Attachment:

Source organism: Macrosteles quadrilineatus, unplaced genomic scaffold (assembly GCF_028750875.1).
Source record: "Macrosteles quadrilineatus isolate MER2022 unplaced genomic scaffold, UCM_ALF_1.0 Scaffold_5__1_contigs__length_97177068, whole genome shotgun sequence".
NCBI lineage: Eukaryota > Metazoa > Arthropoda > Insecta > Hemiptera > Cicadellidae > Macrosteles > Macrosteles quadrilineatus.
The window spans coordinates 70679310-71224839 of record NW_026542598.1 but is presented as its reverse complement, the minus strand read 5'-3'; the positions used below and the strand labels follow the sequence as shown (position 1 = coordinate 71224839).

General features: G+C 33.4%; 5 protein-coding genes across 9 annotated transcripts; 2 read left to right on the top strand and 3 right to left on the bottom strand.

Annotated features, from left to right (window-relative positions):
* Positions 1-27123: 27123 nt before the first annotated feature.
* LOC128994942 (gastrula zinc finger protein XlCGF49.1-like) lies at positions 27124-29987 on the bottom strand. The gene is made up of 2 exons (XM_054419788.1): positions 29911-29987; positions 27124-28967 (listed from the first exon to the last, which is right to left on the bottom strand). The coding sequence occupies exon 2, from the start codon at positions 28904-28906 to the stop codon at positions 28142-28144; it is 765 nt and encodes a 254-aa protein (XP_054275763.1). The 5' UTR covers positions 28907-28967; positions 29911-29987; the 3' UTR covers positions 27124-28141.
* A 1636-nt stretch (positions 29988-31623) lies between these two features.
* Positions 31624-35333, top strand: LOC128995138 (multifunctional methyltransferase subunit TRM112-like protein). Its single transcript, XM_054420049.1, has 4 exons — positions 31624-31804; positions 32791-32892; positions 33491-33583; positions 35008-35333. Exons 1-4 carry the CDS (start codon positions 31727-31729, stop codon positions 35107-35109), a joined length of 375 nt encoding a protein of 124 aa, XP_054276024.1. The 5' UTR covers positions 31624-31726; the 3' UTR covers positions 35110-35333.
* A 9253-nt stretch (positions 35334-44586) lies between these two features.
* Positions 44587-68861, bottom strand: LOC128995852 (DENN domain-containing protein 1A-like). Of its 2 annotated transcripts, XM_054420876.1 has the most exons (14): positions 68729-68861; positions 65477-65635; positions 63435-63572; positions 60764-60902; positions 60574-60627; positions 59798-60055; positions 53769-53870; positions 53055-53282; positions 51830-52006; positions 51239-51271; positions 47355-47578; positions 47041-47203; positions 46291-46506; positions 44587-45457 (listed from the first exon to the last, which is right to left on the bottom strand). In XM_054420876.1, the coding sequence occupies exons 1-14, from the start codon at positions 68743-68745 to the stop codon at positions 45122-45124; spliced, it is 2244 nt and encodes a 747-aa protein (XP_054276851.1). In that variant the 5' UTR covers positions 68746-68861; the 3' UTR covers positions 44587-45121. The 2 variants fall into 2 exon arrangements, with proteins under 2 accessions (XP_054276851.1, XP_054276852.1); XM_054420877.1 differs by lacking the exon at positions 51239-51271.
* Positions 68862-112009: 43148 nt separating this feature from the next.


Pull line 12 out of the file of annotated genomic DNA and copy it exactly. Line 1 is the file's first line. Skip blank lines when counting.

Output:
* Positions 44587-68861, bottom strand: LOC128995852 (DENN domain-containing protein 1A-like). Of its 2 annotated transcripts, XM_054420876.1 has the most exons (14): positions 68729-68861; positions 65477-65635; positions 63435-63572; positions 60764-60902; positions 60574-60627; positions 59798-60055; positions 53769-53870; positions 53055-53282; positions 51830-52006; positions 51239-51271; positions 47355-47578; positions 47041-47203; positions 46291-46506; positions 44587-45457 (listed from the first exon to the last, which is right to left on the bottom strand). In XM_054420876.1, the coding sequence occupies exons 1-14, from the start codon at positions 68743-68745 to the stop codon at positions 45122-45124; spliced, it is 2244 nt and encodes a 747-aa protein (XP_054276851.1). In that variant the 5' UTR covers positions 68746-68861; the 3' UTR covers positions 44587-45121. The 2 variants fall into 2 exon arrangements, with proteins under 2 accessions (XP_054276851.1, XP_054276852.1); XM_054420877.1 differs by lacking the exon at positions 51239-51271.